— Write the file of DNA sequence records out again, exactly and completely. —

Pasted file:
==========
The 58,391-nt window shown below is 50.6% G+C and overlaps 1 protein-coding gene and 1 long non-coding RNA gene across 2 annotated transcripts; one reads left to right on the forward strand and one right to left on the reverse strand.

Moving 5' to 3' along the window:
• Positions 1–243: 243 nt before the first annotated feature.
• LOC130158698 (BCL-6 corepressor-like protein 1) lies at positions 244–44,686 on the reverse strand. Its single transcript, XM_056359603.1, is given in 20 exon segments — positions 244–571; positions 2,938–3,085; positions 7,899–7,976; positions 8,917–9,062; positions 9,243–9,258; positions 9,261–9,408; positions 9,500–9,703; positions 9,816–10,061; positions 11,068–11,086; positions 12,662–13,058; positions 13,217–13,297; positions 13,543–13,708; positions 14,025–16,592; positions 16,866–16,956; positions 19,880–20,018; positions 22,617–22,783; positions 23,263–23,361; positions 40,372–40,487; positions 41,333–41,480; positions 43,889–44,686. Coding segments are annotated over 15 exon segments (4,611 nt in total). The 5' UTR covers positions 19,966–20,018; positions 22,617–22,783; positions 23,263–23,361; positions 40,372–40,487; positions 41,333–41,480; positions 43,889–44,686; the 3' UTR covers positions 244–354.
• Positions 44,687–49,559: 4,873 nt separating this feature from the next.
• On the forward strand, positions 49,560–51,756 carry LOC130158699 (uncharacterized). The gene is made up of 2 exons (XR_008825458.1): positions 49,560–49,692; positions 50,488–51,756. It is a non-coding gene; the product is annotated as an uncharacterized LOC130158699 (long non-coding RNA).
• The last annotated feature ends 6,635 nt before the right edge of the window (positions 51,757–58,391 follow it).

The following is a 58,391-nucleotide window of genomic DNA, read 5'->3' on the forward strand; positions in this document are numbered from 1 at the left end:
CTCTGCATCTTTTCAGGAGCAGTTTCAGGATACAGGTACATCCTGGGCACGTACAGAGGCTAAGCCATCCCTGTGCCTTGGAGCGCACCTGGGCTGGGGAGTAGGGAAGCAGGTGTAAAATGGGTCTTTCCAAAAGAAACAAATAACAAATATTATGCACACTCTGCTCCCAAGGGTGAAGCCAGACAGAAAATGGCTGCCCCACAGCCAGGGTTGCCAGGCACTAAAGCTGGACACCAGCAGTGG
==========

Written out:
The 58,391-nt window shown below is 50.6% G+C and overlaps 1 protein-coding gene and 1 long non-coding RNA gene across 2 annotated transcripts; one reads left to right on the forward strand and one right to left on the reverse strand.

Moving 5' to 3' along the window:
• Positions 1–243: 243 nt before the first annotated feature.
• LOC130158698 (BCL-6 corepressor-like protein 1) lies at positions 244–44,686 on the reverse strand. Its single transcript, XM_056359603.1, is given in 20 exon segments — positions 244–571; positions 2,938–3,085; positions 7,899–7,976; positions 8,917–9,062; positions 9,243–9,258; positions 9,261–9,408; positions 9,500–9,703; positions 9,816–10,061; positions 11,068–11,086; positions 12,662–13,058; positions 13,217–13,297; positions 13,543–13,708; positions 14,025–16,592; positions 16,866–16,956; positions 19,880–20,018; positions 22,617–22,783; positions 23,263–23,361; positions 40,372–40,487; positions 41,333–41,480; positions 43,889–44,686. Coding segments are annotated over 15 exon segments (4,611 nt in total). The 5' UTR covers positions 19,966–20,018; positions 22,617–22,783; positions 23,263–23,361; positions 40,372–40,487; positions 41,333–41,480; positions 43,889–44,686; the 3' UTR covers positions 244–354.
• Positions 44,687–49,559: 4,873 nt separating this feature from the next.
• On the forward strand, positions 49,560–51,756 carry LOC130158699 (uncharacterized). The gene is made up of 2 exons (XR_008825458.1): positions 49,560–49,692; positions 50,488–51,756. It is a non-coding gene; the product is annotated as an uncharacterized LOC130158699 (long non-coding RNA).
• The last annotated feature ends 6,635 nt before the right edge of the window (positions 51,757–58,391 follow it).

The following is a 58,391-nucleotide window of genomic DNA, read 5'->3' on the forward strand; positions in this document are numbered from 1 at the left end:
CTCTGCATCTTTTCAGGAGCAGTTTCAGGATACAGGTACATCCTGGGCACGTACAGAGGCTAAGCCATCCCTGTGCCTTGGAGCGCACCTGGGCTGGGGAGTAGGGAAGCAGGTGTAAAATGGGTCTTTCCAAAAGAAACAAATAACAAATATTATGCACACTCTGCTCCCAAGGGTGAAGCCAGACAGAAAATGGCTGCCCCACAGCCAGGGTTGCCAGGCACTAAAGCTGGACACCAGCAGTGG